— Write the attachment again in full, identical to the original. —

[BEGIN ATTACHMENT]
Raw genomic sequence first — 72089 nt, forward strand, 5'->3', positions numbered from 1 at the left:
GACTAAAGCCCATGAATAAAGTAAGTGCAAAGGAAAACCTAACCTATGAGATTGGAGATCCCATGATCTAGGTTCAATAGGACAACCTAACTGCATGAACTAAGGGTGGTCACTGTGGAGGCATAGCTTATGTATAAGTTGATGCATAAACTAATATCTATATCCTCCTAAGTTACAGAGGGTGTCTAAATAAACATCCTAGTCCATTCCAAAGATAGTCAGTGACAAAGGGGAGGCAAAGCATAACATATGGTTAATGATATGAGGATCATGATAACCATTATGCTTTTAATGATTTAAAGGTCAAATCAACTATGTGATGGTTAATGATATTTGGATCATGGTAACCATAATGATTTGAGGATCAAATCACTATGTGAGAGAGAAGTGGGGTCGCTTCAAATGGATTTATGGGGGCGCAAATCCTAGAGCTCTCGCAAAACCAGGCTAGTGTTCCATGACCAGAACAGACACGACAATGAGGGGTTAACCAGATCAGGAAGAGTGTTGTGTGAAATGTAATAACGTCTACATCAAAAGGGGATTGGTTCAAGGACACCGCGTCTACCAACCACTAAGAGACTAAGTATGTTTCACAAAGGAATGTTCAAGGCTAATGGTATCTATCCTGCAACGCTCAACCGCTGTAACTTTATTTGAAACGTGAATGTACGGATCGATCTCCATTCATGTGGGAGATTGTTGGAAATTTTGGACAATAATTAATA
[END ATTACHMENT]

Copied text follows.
Raw genomic sequence first — 72089 nt, forward strand, 5'->3', positions numbered from 1 at the left:
GACTAAAGCCCATGAATAAAGTAAGTGCAAAGGAAAACCTAACCTATGAGATTGGAGATCCCATGATCTAGGTTCAATAGGACAACCTAACTGCATGAACTAAGGGTGGTCACTGTGGAGGCATAGCTTATGTATAAGTTGATGCATAAACTAATATCTATATCCTCCTAAGTTACAGAGGGTGTCTAAATAAACATCCTAGTCCATTCCAAAGATAGTCAGTGACAAAGGGGAGGCAAAGCATAACATATGGTTAATGATATGAGGATCATGATAACCATTATGCTTTTAATGATTTAAAGGTCAAATCAACTATGTGATGGTTAATGATATTTGGATCATGGTAACCATAATGATTTGAGGATCAAATCACTATGTGAGAGAGAAGTGGGGTCGCTTCAAATGGATTTATGGGGGCGCAAATCCTAGAGCTCTCGCAAAACCAGGCTAGTGTTCCATGACCAGAACAGACACGACAATGAGGGGTTAACCAGATCAGGAAGAGTGTTGTGTGAAATGTAATAACGTCTACATCAAAAGGGGATTGGTTCAAGGACACCGCGTCTACCAACCACTAAGAGACTAAGTATGTTTCACAAAGGAATGTTCAAGGCTAATGGTATCTATCCTGCAACGCTCAACCGCTGTAACTTTATTTGAAACGTGAATGTACGGATCGATCTCCATTCATGTGGGAGATTGTTGGAAATTTTGGACAATAATTAATA